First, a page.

The majority of reptiles are useful and do silent service controlling agricultural pests, both insects and rodents but excite little interest to man. If it were not for venomous snakes and large crocodilians, reptiles as a group would be largely ignored, certainly in the tropics where most species and the largest occur. The greatest danger to this group of animals is the demand for their skins for commercial purposes. The skin trade has made crocodiles endangered and the demand for snake and lizard skin, despite legal protection, remains a constant threat to the survival of monitor lizards and pythons.
Crocodilians include two species of alligator, the American and Chinese. The largest animals living here in the Swamp House at the moment are the American species.
Also exhibited are Marsh or Mugger Crocodiles and younger but fast growing Estuarine or Salt Water Crocodiles. The former come from fresh water rivers and lakes in India. Estuarine Crocodiles are distributed more widely from S.E. Asia to Northern Australia. Individuals can grow to be the largest of all present day reptiles. Younger crocodiles eat amphibians and fish. Larger ones may take mammals as large as deer, antelope or wild pigs when they come down to drink and even the occasional, usually foolish, man!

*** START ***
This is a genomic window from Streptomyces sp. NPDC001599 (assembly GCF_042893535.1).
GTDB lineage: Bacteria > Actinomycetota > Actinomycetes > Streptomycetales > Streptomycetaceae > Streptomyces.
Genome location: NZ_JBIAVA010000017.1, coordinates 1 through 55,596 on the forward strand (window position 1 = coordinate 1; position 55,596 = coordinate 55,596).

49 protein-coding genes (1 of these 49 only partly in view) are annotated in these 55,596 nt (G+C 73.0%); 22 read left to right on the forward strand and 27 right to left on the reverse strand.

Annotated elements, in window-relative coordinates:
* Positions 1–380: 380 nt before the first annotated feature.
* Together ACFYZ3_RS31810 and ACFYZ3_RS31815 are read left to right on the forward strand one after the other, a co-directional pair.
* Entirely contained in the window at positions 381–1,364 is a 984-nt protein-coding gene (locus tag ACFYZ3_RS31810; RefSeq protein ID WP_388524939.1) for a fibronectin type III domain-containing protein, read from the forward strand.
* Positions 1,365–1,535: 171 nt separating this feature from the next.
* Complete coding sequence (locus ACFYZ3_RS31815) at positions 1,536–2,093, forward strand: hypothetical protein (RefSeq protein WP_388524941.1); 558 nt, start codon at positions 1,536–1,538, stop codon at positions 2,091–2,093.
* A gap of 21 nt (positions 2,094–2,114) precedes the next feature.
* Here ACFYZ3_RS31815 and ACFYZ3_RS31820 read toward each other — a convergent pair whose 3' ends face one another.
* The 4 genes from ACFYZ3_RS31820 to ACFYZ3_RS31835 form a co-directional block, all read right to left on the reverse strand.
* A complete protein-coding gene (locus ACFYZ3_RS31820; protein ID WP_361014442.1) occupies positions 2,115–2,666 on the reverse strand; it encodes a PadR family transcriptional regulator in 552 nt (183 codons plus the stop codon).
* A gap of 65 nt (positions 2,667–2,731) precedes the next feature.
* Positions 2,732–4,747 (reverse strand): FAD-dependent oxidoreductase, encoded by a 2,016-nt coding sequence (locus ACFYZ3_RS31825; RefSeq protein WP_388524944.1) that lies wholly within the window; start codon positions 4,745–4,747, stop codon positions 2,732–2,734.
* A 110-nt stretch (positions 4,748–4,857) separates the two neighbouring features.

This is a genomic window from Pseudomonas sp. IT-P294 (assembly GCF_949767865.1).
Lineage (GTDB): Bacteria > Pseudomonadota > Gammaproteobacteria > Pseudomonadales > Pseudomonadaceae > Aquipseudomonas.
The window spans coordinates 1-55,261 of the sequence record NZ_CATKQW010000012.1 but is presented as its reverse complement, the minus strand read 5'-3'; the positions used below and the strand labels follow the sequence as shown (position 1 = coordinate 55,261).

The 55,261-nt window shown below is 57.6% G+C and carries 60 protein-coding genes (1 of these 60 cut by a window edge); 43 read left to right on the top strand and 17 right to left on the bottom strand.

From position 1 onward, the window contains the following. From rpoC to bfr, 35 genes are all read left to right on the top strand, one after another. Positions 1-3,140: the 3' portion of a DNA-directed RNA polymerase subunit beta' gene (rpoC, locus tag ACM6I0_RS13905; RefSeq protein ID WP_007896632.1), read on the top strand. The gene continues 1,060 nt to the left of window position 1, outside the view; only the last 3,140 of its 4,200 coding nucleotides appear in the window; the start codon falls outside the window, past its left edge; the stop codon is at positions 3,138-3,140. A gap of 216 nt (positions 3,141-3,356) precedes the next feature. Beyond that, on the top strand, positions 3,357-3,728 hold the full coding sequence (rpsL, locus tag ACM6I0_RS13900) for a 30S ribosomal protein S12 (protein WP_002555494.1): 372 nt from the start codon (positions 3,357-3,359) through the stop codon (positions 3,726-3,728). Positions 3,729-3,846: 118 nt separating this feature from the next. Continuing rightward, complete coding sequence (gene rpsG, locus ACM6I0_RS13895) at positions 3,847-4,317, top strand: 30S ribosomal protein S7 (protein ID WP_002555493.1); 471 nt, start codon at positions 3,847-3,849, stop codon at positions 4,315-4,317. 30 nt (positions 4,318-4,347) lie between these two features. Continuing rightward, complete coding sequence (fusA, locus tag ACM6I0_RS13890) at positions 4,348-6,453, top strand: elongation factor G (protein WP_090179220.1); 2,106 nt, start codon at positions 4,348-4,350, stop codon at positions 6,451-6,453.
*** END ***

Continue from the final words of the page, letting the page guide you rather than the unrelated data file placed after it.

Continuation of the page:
Reticulated Pythons are more confined to forests where their colour patterns allow for better camouflage. They climb well but will live in caves and holes in the ground, particularly after eating large meals the size of deer, pigs or antelope. Live prey animals are asphixiated by the powerful constricting muscles of the body. Digestion may take a week or longer. Even here, when they are given dead animals, the snakes still go through the process of constriction before swallowing them.
Indian or Burmese Pythons do not grow quite as large, up to 6 metres, and when not persecuted are able to live in a wide range of habitats.